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1)Disagree with idea that government should be forcing anyone to invest in a 401K. That is the kind of 'nanny state' we do not need. Suggest a more effective approach would be a nationwide educational program (on Personal Financial Management)with emphasis on encouraging individuals to learn how to manage money and invest responsibly. Incidentally, my first effort following retirement was to develop just such a textbook (322pgs) for my kids and grandkids because they were not getting this education in our public schools. I 'coerced' them into reading it by offering to help fund their IRA/529 accounts in return for them reading the book.
Note: IMO our biggest challenge is that many (if not most) individuals do not comprehend the power of long-term compounded growth (or debt) which is inherent in the compound interest formula.

2)If potential investor cannot learn to control his/her emotions (i.e., keep one's finger away from the 'sell button'), then he/she will likely lose whatever has been invested. Similarly, I have known several people (some were higher salaried) who lived paycheck-to-paycheck with no hope of investing anything. I am not convinced there is viable option for helping such people.

4) True Story. Found that I was paying French income taxes and extra fees to my brokerage because I had a French stock and an Israeli stock in my portfolio. Sold both stocks immediately. Also, I am not interested in risking my investment in a foreign stock which might be clobbered by a geopolitical dispute.

10) I stand by my comment regarding Traditional-to-Roth conversion - cannot see a situation whereby such a conversion would be of financial benefit. If individual wants to take early retirement (after age 59.5), then retiree can distribute (about) 4% of Traditional IRA portfolio value as yearly income while paying about 1% of Traditional IRA portfolio value in income taxes each year. This same statement holds true if one holds off on retirement until some years later. Incidentally, that tax rate is less than the 'expense ratio' charged by most actively-managed mutual funds. The '4% Rule' is based on idea that retiree can distribute maximum of perhaps 4% of total portfolio value each year if he/she wants to make sure that his/her portfolio does not run out of money before retiree runs out of life.

12) Years ago I adopted S&P 500 Index (past 1yr and 2yr periods) as my personal performance benchmark. I will not consider investing in any fund (or ETF) which has not recently outperformed the S&P 500 Index. Otherwise, stick with the S&P Index Fund.

13) As for fund prospectus, my analysis is simple. I generate a comparison graph (1yr & 2yrs) of fund's performance mapped against that of the S&P 500 Index. I have reviewed many funds over the years, every one of them 'under performed' (worst case was 14%) when compared to the 1yr & 2yr numbers provided in its prospectus. If I were to invest in a fund, I would make this comparison at least yearly. Otherwise, I would have to rely on fund's management to inform me about the fund's performance.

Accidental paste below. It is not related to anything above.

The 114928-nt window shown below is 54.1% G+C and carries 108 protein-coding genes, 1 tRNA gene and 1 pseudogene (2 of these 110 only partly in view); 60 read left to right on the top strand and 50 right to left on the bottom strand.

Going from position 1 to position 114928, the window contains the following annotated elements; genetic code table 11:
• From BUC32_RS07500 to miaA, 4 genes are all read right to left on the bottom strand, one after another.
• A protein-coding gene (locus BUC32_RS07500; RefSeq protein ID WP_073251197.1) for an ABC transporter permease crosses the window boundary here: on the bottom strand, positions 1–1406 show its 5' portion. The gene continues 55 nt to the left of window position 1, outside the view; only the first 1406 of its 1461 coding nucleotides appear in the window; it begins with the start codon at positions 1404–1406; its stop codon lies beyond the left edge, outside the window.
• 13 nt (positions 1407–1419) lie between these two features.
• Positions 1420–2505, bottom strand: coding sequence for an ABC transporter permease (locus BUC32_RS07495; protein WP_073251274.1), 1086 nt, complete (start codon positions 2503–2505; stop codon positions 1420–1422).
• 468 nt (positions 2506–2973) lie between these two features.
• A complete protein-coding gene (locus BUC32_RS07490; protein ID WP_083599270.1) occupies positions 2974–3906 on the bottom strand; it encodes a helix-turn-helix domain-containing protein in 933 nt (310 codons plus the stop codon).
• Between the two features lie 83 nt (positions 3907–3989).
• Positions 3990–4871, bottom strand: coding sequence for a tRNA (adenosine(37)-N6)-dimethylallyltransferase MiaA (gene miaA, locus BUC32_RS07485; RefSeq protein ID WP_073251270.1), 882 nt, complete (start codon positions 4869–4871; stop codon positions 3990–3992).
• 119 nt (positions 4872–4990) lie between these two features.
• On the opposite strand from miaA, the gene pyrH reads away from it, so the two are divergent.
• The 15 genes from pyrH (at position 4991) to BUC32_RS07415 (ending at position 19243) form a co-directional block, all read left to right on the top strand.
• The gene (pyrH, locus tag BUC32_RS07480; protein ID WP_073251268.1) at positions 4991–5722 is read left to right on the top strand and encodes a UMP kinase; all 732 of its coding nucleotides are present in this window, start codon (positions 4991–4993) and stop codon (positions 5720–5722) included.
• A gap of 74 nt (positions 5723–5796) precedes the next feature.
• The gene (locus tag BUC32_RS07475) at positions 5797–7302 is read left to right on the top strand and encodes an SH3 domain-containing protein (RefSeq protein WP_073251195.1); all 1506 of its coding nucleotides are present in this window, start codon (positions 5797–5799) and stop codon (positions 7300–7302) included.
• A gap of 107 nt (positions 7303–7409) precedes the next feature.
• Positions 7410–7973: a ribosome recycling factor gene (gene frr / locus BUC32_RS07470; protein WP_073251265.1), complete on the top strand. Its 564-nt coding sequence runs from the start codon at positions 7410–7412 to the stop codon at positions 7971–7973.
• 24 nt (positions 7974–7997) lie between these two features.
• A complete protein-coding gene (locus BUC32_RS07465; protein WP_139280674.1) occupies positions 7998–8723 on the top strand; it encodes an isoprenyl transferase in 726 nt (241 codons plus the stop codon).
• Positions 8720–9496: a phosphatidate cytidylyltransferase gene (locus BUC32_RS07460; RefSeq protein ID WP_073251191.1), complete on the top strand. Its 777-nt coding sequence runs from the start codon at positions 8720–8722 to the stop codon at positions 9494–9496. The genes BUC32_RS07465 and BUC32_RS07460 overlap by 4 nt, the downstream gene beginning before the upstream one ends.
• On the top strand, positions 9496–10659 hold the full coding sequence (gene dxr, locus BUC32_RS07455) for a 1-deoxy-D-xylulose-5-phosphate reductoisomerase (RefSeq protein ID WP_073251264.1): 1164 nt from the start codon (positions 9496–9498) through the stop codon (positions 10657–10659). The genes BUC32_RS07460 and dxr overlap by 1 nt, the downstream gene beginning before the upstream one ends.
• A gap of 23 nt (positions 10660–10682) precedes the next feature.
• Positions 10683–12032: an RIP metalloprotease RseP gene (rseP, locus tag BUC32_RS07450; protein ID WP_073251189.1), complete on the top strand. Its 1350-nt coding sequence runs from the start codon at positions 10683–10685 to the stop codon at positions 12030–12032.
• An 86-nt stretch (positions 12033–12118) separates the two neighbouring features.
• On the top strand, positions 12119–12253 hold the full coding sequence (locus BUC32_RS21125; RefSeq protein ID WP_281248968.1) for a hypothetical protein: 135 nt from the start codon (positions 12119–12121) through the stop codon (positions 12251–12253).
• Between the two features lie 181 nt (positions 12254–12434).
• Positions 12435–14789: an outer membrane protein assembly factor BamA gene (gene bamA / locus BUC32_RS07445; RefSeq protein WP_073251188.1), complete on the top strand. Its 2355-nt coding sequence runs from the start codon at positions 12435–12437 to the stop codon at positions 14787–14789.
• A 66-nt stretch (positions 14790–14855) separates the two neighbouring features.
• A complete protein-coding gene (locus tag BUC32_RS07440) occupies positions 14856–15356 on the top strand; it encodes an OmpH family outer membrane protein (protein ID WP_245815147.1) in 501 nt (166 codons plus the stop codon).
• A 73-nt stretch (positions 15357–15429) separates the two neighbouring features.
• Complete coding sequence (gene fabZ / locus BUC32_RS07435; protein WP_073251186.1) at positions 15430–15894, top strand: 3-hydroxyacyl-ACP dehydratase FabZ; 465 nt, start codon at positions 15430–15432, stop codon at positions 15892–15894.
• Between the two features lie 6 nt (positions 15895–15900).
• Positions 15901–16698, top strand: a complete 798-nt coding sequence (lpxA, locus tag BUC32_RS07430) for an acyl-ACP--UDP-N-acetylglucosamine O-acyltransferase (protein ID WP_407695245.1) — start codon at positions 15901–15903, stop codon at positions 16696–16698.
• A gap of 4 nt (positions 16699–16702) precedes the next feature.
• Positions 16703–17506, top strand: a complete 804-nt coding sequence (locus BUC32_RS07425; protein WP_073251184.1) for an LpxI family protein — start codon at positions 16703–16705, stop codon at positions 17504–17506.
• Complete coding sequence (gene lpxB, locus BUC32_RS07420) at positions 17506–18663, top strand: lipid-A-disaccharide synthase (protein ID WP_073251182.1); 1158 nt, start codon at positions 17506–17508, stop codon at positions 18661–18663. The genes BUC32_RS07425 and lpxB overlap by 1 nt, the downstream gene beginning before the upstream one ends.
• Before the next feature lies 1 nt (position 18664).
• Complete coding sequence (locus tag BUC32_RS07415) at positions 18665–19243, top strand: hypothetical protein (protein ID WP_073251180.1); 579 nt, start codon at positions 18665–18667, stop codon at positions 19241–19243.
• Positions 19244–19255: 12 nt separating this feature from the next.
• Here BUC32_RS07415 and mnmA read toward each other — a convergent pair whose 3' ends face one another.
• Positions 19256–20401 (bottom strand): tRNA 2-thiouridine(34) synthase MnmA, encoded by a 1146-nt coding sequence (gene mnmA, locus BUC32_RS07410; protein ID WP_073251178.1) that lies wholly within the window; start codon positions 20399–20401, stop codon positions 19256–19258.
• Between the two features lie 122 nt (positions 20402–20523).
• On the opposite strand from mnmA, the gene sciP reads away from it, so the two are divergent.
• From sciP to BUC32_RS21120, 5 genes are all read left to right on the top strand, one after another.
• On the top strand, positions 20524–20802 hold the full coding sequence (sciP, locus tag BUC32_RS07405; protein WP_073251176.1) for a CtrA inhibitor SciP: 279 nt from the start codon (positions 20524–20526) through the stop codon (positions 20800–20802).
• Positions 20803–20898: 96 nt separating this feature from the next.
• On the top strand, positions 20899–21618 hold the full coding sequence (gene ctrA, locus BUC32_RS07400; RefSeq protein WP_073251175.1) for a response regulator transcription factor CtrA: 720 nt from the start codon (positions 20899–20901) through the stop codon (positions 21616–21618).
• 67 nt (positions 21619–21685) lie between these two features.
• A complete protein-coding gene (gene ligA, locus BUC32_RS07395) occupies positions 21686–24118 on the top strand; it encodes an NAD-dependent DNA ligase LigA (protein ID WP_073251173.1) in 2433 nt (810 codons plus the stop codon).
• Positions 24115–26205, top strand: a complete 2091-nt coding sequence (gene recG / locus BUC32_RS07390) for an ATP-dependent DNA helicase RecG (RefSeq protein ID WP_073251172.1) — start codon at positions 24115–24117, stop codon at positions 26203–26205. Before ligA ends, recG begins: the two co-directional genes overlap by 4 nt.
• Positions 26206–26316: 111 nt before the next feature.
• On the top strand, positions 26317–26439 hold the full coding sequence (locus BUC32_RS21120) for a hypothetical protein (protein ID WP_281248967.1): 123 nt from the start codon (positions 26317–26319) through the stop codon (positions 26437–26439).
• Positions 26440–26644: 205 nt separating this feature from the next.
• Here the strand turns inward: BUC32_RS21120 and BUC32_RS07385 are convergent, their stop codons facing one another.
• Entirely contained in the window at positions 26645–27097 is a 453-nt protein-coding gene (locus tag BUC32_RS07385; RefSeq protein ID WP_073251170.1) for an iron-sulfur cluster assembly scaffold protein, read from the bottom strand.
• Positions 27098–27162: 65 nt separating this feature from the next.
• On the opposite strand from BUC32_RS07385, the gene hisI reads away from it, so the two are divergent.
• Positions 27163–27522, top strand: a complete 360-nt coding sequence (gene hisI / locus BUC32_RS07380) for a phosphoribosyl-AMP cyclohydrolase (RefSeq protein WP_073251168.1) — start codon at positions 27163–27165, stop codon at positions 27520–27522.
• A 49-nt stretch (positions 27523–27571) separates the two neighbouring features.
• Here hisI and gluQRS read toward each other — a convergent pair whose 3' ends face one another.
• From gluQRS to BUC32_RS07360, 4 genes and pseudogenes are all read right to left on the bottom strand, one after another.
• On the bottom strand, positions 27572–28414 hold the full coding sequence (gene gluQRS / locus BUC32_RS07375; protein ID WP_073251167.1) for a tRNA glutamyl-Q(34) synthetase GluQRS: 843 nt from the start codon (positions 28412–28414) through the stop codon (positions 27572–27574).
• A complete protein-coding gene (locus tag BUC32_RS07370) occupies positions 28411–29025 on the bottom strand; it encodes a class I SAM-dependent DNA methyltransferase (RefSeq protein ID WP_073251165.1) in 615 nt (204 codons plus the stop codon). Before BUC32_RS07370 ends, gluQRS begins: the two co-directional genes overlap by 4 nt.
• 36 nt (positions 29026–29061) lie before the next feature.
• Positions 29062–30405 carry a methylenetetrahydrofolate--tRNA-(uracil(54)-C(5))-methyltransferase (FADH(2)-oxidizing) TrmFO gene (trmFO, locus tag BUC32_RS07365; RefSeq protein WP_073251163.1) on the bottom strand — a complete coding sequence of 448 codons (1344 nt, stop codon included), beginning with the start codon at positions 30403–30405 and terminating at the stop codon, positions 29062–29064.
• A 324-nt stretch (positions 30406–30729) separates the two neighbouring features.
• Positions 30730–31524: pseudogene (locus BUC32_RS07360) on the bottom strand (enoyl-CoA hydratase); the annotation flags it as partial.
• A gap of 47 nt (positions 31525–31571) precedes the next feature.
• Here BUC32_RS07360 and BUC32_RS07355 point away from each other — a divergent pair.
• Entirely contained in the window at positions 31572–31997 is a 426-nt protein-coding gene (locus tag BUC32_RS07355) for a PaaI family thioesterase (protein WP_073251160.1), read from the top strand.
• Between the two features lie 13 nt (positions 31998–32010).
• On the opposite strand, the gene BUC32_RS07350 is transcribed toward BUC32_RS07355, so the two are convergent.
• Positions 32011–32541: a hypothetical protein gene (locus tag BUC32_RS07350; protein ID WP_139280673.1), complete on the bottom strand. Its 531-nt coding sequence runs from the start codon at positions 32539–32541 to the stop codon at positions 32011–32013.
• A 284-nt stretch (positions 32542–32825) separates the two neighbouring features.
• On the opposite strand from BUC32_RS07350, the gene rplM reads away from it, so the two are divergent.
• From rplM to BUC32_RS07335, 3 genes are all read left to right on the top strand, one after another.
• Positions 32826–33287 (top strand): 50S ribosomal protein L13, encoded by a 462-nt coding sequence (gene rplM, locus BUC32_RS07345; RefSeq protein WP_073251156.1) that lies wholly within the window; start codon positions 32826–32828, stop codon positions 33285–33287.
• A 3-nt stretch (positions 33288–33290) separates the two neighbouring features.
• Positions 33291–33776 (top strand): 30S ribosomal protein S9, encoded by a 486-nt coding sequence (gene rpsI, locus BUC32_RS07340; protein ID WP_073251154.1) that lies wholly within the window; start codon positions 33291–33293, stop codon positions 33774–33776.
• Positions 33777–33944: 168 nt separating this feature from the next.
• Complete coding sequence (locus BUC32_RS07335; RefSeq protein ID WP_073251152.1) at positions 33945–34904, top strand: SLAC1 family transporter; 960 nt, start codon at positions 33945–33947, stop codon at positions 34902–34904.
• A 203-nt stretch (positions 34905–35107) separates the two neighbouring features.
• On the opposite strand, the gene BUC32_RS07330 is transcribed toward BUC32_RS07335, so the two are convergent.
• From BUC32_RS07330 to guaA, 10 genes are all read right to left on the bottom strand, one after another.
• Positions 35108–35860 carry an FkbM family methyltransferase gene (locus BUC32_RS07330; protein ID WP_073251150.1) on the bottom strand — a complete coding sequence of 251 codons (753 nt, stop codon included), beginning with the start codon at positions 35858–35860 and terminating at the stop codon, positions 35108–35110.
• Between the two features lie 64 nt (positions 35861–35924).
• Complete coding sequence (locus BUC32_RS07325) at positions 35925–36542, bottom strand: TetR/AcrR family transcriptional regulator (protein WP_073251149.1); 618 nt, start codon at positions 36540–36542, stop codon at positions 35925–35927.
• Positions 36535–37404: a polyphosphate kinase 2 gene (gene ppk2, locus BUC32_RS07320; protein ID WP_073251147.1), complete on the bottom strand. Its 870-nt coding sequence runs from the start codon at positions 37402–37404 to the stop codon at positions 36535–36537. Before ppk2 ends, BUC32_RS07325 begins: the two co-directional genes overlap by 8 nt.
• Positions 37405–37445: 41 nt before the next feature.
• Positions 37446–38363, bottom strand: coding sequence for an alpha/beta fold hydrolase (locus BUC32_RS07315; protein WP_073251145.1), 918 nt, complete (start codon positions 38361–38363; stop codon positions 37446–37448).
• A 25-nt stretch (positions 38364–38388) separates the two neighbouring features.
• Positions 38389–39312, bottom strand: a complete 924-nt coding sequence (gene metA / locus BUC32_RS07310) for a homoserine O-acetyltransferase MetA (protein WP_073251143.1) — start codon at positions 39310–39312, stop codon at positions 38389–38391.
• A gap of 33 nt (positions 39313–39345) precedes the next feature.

I practice all of these ideas and have for past 3 decades - they support my investment objective of 'maximizing value of my portfolio at retirement and beyond'. We live in a world of long-term compounded growth (and debt) - every financial decision we make includes some element of 'time value of money' and 'opportunity cost'. For example, assuming CAGR = 8%, payment of $1 in taxes 'today' represents loss of opportunity to invest that $1 in S&P Index Fund with expectation of having $21 in one's portfolio at 40 years in the future. That is a simple example of the power of compound interest. Incidentally, this same ratio applies to student loan debt and to credit card debt.

Beginning 30 years ago, I built a portfolio consisting of about 35 'cherry-picked' individual growth stocks - each stock was (and still is) predicted to double in value within 5 years (i.e., Rule of 72 translates to 14% CAGR). Many of my stocks were MF recommendations. My basic contribution strategy has been to invest as many dollars as possible while deferring taxes for as long as possible, perhaps even beyond my lifetime. I managed this all-stock portfolio with only 5-10 buy/sell transactions each year - fewer since retiring seven years ago. At least yearly, I review each stock's performance and make one of three choices: sell it, let it continue to ride, or add more cash. My income tax from distributions is about 1% of total portfolio value each year - remaining deferred taxes continue to be deferred and help fuel portfolio growth. Latest IRS rules are that my children will have up to ten years in which to take distributions and pay income tax on any Traditional IRA inheritance. What about performance? Following my retirement in Oct2013, my all-stock portfolio doubled in value within the next 4 years (i.e., 18% CAGR). As of Dec2020, it appears to be on target to double again before end of 2021.
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